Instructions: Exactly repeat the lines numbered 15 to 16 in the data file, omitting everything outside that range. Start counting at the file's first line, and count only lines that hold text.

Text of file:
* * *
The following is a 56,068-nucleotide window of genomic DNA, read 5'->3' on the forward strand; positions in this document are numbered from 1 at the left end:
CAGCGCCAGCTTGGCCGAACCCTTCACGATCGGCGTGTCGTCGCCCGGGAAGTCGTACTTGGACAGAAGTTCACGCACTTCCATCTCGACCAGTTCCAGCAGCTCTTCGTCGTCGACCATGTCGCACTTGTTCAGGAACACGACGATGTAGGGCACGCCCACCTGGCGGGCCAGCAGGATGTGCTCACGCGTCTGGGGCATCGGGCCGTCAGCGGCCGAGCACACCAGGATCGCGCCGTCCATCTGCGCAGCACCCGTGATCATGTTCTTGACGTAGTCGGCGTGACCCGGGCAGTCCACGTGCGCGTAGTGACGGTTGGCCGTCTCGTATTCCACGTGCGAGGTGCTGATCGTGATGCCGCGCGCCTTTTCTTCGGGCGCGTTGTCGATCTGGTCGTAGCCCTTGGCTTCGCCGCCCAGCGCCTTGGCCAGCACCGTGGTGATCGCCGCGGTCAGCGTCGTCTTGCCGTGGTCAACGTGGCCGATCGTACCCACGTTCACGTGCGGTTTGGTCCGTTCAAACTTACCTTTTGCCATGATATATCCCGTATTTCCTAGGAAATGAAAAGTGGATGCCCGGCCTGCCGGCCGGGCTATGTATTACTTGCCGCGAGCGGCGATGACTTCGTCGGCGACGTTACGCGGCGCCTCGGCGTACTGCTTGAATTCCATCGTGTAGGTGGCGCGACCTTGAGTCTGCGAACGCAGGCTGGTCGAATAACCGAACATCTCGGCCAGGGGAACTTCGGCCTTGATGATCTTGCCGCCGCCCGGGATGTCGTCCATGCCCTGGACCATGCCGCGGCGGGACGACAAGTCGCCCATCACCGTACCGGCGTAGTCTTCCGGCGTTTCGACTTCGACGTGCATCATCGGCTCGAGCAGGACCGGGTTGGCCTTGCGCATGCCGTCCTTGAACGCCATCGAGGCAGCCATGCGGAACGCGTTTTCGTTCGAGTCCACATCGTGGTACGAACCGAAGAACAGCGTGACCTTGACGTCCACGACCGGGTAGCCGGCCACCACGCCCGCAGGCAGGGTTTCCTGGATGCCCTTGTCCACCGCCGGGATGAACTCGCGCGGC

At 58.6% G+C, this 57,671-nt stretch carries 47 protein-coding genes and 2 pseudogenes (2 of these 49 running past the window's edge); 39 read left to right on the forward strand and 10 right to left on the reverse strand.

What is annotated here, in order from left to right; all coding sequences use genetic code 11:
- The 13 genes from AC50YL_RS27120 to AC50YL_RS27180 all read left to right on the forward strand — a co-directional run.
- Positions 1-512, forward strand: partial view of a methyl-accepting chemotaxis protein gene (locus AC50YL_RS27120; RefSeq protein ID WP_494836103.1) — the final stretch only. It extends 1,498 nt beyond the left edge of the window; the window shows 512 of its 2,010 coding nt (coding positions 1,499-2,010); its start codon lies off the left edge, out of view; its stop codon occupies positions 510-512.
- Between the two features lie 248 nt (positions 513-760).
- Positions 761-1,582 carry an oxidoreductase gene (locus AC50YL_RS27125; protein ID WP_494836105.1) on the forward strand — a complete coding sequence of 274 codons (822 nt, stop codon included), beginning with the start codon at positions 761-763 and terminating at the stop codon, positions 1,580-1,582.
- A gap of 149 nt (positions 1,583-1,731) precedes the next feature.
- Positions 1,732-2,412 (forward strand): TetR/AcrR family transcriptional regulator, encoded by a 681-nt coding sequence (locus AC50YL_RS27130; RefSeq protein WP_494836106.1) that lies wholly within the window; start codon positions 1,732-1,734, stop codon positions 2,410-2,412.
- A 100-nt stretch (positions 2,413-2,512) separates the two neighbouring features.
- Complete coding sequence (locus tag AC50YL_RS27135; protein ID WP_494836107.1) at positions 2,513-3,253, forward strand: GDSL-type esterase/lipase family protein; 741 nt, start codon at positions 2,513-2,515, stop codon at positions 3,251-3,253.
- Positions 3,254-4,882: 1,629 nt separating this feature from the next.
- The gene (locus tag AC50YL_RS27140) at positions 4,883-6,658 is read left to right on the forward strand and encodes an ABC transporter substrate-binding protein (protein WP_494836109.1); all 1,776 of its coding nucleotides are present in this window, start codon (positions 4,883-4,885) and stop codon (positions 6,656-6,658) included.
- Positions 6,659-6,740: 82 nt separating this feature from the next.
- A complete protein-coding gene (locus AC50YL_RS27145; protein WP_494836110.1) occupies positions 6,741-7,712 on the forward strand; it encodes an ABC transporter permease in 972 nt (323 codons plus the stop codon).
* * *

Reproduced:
- Positions 6,659-6,740: 82 nt separating this feature from the next.
- A complete protein-coding gene (locus AC50YL_RS27145; protein WP_494836110.1) occupies positions 6,741-7,712 on the forward strand; it encodes an ABC transporter permease in 972 nt (323 codons plus the stop codon).